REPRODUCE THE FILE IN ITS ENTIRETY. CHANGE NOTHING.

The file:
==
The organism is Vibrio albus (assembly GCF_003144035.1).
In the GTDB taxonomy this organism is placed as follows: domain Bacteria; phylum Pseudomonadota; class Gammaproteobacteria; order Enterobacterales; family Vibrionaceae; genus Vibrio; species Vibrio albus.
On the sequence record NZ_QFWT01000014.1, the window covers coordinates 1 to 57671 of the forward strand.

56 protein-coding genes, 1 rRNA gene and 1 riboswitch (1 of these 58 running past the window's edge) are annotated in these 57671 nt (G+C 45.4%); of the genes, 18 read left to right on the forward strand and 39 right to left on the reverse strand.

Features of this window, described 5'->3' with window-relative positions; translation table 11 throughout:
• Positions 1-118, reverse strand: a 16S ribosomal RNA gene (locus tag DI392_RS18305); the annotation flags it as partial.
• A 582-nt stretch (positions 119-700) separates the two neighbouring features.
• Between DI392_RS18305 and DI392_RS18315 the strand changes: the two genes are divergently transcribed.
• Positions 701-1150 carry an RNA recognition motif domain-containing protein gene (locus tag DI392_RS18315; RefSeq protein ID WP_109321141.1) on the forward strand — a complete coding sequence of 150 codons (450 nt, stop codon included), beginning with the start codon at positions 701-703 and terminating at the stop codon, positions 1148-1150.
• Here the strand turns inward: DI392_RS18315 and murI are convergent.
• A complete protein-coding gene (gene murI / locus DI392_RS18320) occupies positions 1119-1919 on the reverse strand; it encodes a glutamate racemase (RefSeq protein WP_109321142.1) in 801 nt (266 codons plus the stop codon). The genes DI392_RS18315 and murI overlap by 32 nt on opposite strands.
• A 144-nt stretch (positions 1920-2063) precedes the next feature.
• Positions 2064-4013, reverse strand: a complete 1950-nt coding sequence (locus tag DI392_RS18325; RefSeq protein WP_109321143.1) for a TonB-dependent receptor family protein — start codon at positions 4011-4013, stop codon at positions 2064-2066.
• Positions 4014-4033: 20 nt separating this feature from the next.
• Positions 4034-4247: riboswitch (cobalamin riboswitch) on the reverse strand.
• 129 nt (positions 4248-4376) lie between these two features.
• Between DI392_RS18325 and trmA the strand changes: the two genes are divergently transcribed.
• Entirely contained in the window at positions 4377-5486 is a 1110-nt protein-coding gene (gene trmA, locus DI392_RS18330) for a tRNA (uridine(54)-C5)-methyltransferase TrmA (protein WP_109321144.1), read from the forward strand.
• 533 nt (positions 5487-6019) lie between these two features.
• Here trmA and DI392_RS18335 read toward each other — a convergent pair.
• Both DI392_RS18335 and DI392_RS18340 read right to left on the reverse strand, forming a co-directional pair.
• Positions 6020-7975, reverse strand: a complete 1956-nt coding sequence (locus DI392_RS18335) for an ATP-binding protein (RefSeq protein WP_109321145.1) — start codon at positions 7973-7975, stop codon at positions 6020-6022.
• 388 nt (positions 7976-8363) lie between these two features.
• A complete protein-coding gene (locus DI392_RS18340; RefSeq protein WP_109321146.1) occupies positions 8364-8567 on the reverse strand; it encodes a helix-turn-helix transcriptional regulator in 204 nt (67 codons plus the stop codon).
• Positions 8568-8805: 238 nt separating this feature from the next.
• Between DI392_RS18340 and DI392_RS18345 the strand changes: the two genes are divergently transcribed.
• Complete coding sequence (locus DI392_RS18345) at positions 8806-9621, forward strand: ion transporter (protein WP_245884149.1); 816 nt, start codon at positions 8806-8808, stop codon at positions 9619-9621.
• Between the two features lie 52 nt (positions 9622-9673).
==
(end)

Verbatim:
The organism is Vibrio albus (assembly GCF_003144035.1).
In the GTDB taxonomy this organism is placed as follows: domain Bacteria; phylum Pseudomonadota; class Gammaproteobacteria; order Enterobacterales; family Vibrionaceae; genus Vibrio; species Vibrio albus.
On the sequence record NZ_QFWT01000014.1, the window covers coordinates 1 to 57671 of the forward strand.

56 protein-coding genes, 1 rRNA gene and 1 riboswitch (1 of these 58 running past the window's edge) are annotated in these 57671 nt (G+C 45.4%); of the genes, 18 read left to right on the forward strand and 39 right to left on the reverse strand.

Features of this window, described 5'->3' with window-relative positions; translation table 11 throughout:
• Positions 1-118, reverse strand: a 16S ribosomal RNA gene (locus tag DI392_RS18305); the annotation flags it as partial.
• A 582-nt stretch (positions 119-700) separates the two neighbouring features.
• Between DI392_RS18305 and DI392_RS18315 the strand changes: the two genes are divergently transcribed.
• Positions 701-1150 carry an RNA recognition motif domain-containing protein gene (locus tag DI392_RS18315; RefSeq protein ID WP_109321141.1) on the forward strand — a complete coding sequence of 150 codons (450 nt, stop codon included), beginning with the start codon at positions 701-703 and terminating at the stop codon, positions 1148-1150.
• Here the strand turns inward: DI392_RS18315 and murI are convergent.
• A complete protein-coding gene (gene murI / locus DI392_RS18320) occupies positions 1119-1919 on the reverse strand; it encodes a glutamate racemase (RefSeq protein WP_109321142.1) in 801 nt (266 codons plus the stop codon). The genes DI392_RS18315 and murI overlap by 32 nt on opposite strands.
• A 144-nt stretch (positions 1920-2063) precedes the next feature.
• Positions 2064-4013, reverse strand: a complete 1950-nt coding sequence (locus tag DI392_RS18325; RefSeq protein WP_109321143.1) for a TonB-dependent receptor family protein — start codon at positions 4011-4013, stop codon at positions 2064-2066.
• Positions 4014-4033: 20 nt separating this feature from the next.
• Positions 4034-4247: riboswitch (cobalamin riboswitch) on the reverse strand.
• 129 nt (positions 4248-4376) lie between these two features.
• Between DI392_RS18325 and trmA the strand changes: the two genes are divergently transcribed.
• Entirely contained in the window at positions 4377-5486 is a 1110-nt protein-coding gene (gene trmA, locus DI392_RS18330) for a tRNA (uridine(54)-C5)-methyltransferase TrmA (protein WP_109321144.1), read from the forward strand.
• 533 nt (positions 5487-6019) lie between these two features.
• Here trmA and DI392_RS18335 read toward each other — a convergent pair.
• Both DI392_RS18335 and DI392_RS18340 read right to left on the reverse strand, forming a co-directional pair.
• Positions 6020-7975, reverse strand: a complete 1956-nt coding sequence (locus DI392_RS18335) for an ATP-binding protein (RefSeq protein WP_109321145.1) — start codon at positions 7973-7975, stop codon at positions 6020-6022.
• 388 nt (positions 7976-8363) lie between these two features.
• A complete protein-coding gene (locus DI392_RS18340; RefSeq protein WP_109321146.1) occupies positions 8364-8567 on the reverse strand; it encodes a helix-turn-helix transcriptional regulator in 204 nt (67 codons plus the stop codon).
• Positions 8568-8805: 238 nt separating this feature from the next.
• Between DI392_RS18340 and DI392_RS18345 the strand changes: the two genes are divergently transcribed.
• Complete coding sequence (locus DI392_RS18345) at positions 8806-9621, forward strand: ion transporter (protein WP_245884149.1); 816 nt, start codon at positions 8806-8808, stop codon at positions 9619-9621.
• Between the two features lie 52 nt (positions 9622-9673).